Creating semiconductors seems to be an easy answer to current shortages plaguing the US industry.  However, this may not be as easy as it seems.

In Part I of our previous semiconductor blog topic, we investigated this shortage.  In fact, you might want to read that article before you check out this one.

Creating Semiconductors

Creating Semiconductors Is Vital To Modern Auto Production.

The Auto Industry is Sounding the Alarm Over Lost Dollars Due to Semiconductor Shortages.

As we revealed in our previous article, our nation’s automakers are preparing to lose billions of dollars due to the shortages.  Semiconductor Chips are critical to the auto industry.  They use them to make a huge repertoire of elements that power your car.

1.  For example, you need them to create modern steering and braking systems.

2.  Additionally, semiconductors are used in “intelligent functions such as blind-spot detection, adaptive cruise control, and lane change assist.”

3.  Last but not least, especially if you are a parent with a minivan.  They are essential in vehicular infotainment systems.  This is not surprising since semiconductors are the brains behind almost all the electronic gadgets that power our 21st-century lives.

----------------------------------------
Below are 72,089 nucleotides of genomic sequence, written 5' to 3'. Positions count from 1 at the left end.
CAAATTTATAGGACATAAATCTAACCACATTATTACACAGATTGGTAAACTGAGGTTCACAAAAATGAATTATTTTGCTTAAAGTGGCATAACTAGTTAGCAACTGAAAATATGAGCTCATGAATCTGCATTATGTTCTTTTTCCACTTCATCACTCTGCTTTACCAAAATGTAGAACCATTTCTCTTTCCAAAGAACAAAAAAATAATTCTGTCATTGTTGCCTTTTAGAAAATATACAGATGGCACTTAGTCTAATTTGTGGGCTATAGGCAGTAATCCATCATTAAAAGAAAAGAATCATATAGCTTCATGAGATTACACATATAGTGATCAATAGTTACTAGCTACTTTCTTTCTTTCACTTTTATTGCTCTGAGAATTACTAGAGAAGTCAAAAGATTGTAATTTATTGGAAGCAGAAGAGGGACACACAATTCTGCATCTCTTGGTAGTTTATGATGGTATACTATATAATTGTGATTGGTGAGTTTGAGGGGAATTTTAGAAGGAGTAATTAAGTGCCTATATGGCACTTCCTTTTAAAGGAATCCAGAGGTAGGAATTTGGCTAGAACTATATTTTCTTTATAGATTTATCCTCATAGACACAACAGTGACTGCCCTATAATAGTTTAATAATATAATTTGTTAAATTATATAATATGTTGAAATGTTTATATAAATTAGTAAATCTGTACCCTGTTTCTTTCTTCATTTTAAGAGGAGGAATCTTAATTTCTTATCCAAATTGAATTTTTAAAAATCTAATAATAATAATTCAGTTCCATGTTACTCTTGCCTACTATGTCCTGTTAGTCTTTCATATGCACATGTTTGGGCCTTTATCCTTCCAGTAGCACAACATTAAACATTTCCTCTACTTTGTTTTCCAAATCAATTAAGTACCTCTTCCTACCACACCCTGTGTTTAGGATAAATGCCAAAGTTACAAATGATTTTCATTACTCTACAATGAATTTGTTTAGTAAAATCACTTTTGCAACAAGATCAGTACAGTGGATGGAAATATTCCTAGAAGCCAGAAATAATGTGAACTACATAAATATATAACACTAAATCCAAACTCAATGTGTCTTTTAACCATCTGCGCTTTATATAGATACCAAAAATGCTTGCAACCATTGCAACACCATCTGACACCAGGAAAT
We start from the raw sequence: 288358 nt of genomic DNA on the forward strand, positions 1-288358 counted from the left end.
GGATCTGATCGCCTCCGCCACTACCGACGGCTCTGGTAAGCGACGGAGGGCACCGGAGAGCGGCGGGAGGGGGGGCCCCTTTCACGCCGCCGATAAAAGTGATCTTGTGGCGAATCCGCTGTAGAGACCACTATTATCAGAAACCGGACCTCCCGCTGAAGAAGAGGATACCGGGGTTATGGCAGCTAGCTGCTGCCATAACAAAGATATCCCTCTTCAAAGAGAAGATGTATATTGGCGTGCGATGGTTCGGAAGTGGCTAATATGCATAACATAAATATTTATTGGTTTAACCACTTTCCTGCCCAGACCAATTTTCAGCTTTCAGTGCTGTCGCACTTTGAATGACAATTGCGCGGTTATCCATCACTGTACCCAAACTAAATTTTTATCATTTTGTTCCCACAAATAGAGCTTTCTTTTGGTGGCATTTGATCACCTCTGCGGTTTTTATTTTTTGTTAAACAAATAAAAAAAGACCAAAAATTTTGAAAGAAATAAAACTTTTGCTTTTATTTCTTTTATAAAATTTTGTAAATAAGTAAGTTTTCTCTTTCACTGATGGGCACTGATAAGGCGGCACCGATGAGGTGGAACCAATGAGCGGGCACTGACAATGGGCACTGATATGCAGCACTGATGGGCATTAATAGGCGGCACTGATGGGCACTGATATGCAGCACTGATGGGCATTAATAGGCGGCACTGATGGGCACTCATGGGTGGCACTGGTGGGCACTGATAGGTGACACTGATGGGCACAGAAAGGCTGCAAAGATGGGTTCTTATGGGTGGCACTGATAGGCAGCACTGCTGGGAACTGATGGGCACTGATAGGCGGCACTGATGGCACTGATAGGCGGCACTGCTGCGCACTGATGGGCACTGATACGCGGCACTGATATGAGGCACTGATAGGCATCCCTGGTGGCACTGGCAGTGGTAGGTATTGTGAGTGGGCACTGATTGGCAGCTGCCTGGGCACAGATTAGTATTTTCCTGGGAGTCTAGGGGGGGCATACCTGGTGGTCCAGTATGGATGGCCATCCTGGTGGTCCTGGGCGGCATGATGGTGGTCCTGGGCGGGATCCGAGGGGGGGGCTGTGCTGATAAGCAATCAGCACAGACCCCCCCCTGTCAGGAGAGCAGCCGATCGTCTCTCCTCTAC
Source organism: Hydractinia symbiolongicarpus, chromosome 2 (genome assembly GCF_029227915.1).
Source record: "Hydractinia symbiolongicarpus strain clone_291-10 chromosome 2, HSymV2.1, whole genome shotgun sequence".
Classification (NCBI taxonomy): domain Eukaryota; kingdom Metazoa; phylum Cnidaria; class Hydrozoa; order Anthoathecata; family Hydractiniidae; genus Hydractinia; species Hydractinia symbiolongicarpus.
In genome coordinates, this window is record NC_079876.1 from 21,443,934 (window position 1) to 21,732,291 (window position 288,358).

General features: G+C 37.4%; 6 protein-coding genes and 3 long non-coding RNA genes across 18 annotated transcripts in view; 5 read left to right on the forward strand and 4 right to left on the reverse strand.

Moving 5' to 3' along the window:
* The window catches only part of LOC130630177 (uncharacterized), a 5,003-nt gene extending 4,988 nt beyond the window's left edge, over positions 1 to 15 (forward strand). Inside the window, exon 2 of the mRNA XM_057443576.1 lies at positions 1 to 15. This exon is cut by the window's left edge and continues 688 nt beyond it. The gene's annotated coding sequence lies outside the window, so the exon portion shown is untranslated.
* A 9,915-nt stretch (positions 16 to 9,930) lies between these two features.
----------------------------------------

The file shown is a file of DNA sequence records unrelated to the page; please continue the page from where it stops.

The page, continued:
As stated previously, “According to CNBC, automakers are ‘scrambling to get supplies of the chips…”  And they added the big reason.  These tiny elements have “extremely long lead times due to their complexity.”

Semi-Conductor Chips:  Rocket Science or Mission Semi-Impossible

Creating Semiconductors Involves 3 Im,portant Technologies.

So, why is creating these essential chips so difficult?  What is the secret

recipe?  These are the questions we hope to answer with this ER Optics blog.

There is both a simple answer and a complicated one. The simple version is that making chips is incredibly difficult—and getting tougher. It’s also immensely expensive.  As Bloomberg recently stated, “It’s not rocket science—it’s much more difficult,” is one of the industry’s inside jokes.

The Stunning Complexity of Creating Semiconductors

As we have explained before, it takes many years and dollars to create the fabrication facilities for creating semiconductors.  Therefore creating a chip requires a major effort.

  • Time is money and making a chip takes more than 3 months.
  • Creating microchips also requires clean rooms that are dust-free.  And we do mean clean—even cleaner than surgical rooms.
  • Likewise making chips means “multi-million-dollar machines, molten tin, and lasers.”

Chip Basics:  What is a Semiconductor?

The end goal is to transform wafers of silicon into a network of billions of tiny transistors.  These transistors create the basis of the circuitry that will be the heartbeat of your cellphone, car, or satellite.